Art & Entertainment

Martin Scorsese Asks Christopher Nolan To 'Save Cinema' From Superhero Movies

Martin Scorsese has called for renowned director Christopher Nolan and other directors to "save cinema" from a comic book and franchise culture.

Martin Scorsese
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Acclaimed filmmaker Martin Scorsese has called for renowned director Christopher Nolan and other directors to "save cinema" from a comic book and franchise culture.

The 80-year-old filmmaker, who has made the likes of 'Taxi Driver', 'Raging Bull', 'Goodfellas' and 'The Departed', has previously claimed Marvel movies "aren't cinema", and he has now claimed superhero movies are a "danger" to our "culture”, reports aceshowbiz.com. 

In a profile with GQ magazine, he said, "The danger there is what it's doing to our culture. Because there are going to be generations now that think movies are only those, that's what movies are. They (audiences) already think that. Which means that we have to then fight back stronger. And it's got to come from the grassroots level."

"It's gotta come from the filmmakers themselves. And you'll have, you know, the Safdie brothers, and you'll have Chris Nolan, you know what I mean? And hit 'em from all sides. Hit 'em from all sides, and don't give up," he continued. "Lets see what you got. Go out there and do it. Go reinvent. Don't complain about it. But it's true, because we've got to save cinema."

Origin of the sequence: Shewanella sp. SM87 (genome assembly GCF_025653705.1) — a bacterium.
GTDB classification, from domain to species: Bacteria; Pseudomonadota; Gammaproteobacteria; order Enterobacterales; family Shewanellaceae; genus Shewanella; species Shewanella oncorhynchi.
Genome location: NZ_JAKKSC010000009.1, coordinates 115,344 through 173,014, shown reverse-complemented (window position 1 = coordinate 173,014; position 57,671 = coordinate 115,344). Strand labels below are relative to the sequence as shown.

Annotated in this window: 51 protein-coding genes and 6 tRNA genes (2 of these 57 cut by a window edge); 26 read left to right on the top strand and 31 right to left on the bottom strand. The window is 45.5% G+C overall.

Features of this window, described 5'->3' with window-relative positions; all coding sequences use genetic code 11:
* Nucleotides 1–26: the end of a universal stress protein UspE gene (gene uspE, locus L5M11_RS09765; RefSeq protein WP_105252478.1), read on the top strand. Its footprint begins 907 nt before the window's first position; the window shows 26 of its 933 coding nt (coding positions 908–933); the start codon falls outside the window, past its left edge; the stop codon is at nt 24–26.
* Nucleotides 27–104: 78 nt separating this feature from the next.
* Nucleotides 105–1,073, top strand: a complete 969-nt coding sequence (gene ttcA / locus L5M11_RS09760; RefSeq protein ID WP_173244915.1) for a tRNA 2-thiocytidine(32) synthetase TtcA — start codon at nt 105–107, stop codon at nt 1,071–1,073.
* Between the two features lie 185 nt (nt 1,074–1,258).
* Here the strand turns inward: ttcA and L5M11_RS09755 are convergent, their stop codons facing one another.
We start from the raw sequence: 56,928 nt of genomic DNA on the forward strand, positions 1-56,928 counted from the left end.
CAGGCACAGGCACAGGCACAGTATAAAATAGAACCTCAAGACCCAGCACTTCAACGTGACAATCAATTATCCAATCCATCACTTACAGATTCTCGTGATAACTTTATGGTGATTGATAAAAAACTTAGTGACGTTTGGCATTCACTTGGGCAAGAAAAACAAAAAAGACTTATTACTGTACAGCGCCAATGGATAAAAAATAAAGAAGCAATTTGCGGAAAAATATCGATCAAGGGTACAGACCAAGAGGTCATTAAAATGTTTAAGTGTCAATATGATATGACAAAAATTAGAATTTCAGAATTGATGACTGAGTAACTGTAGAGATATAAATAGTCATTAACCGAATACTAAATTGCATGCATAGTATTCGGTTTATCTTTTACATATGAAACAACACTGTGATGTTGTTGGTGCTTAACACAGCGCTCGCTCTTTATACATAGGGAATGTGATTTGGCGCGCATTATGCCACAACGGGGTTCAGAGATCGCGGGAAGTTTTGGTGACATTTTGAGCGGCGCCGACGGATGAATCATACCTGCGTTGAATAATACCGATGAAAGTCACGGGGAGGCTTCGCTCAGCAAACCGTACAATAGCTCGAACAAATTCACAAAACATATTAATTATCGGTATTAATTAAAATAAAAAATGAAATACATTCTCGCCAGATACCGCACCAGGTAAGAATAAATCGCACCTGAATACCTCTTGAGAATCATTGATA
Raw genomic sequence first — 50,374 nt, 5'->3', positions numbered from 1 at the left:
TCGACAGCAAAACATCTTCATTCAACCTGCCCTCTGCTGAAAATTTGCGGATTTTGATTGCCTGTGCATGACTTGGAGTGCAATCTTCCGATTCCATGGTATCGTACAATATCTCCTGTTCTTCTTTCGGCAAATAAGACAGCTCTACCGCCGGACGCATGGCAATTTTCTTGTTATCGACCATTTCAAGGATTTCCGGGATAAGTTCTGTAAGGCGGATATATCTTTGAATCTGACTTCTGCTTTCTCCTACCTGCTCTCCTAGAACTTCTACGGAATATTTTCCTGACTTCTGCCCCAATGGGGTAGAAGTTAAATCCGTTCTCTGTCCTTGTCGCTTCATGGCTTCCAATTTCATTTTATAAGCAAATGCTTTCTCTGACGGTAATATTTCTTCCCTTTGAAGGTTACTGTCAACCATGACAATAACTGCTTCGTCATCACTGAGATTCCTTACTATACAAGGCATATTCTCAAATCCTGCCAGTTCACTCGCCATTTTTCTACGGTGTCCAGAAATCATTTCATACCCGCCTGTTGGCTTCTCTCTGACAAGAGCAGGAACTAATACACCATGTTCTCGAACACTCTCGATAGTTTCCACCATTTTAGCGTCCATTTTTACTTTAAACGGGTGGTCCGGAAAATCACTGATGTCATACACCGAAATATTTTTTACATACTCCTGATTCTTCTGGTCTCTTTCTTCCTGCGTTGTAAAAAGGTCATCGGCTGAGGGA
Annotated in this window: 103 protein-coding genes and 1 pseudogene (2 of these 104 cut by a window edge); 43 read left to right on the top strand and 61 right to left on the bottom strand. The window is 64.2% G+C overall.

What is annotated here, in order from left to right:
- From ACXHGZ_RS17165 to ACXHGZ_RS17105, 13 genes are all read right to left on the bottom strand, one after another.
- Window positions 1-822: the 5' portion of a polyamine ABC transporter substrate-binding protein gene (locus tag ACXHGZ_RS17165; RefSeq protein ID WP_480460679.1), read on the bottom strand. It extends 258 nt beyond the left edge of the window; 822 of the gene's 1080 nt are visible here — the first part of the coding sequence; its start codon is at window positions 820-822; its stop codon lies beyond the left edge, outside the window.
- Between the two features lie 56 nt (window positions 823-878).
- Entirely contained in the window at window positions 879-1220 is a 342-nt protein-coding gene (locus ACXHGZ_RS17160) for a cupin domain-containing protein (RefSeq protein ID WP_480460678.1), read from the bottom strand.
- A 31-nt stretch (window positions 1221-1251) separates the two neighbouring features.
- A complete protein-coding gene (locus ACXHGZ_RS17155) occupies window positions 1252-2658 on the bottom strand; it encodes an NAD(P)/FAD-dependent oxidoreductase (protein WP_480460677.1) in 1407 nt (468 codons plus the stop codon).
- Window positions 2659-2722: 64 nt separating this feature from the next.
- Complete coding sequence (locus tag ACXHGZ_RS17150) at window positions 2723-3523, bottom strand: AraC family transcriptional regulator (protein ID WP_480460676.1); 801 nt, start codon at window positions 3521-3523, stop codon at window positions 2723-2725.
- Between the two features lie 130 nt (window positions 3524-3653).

Scorsese insisted "manufactured content isn't really cinema" and compared such movies to what an Artificial intelligence (AI)-made film might look like. When it is suggested cinema could be "anything," he replied, "I do think that the manufactured content isn't really cinema. I don't want to say it. But what I mean is that, it's manufactured content."

"It's almost like AI making a film. And that doesn't mean that you don't have incredible directors and special effects people doing beautiful artwork," he added. 

"But what does it mean? What do these films, what will it give you? Aside from a kind of consummation of something and then eliminating it from your mind, your whole body, you know? So what is it giving you?"

As well as Scorsese, fellow legendary filmmaker Quentin Tarantino has also criticised Marvel movies. Chris Hemsworth, who has played Thor in the Marvel Cinematic Universe, recently admitted it is "super depressing" to hear such criticism from his "heroes." 

He told the same publication, "That's super depressing when I hear that. There goes two of my heroes I won't work with. I guess they're not a fan of me."

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